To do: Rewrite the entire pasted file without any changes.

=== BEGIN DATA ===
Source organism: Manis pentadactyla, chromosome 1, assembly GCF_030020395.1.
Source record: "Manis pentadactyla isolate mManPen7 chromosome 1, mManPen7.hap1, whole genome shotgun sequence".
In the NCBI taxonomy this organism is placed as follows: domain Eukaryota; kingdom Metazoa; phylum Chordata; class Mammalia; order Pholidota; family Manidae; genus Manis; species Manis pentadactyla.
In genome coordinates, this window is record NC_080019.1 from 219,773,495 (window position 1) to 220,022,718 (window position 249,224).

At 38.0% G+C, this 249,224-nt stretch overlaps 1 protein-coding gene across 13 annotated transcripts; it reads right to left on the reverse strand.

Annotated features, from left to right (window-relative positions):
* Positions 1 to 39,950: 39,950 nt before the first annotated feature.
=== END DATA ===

Source organism: Manis pentadactyla, chromosome 1, assembly GCF_030020395.1.
Source record: "Manis pentadactyla isolate mManPen7 chromosome 1, mManPen7.hap1, whole genome shotgun sequence".
In the NCBI taxonomy this organism is placed as follows: domain Eukaryota; kingdom Metazoa; phylum Chordata; class Mammalia; order Pholidota; family Manidae; genus Manis; species Manis pentadactyla.
In genome coordinates, this window is record NC_080019.1 from 219,773,495 (window position 1) to 220,022,718 (window position 249,224).

At 38.0% G+C, this 249,224-nt stretch overlaps 1 protein-coding gene across 13 annotated transcripts; it reads right to left on the reverse strand.

Annotated features, from left to right (window-relative positions):
* Positions 1 to 39,950: 39,950 nt before the first annotated feature.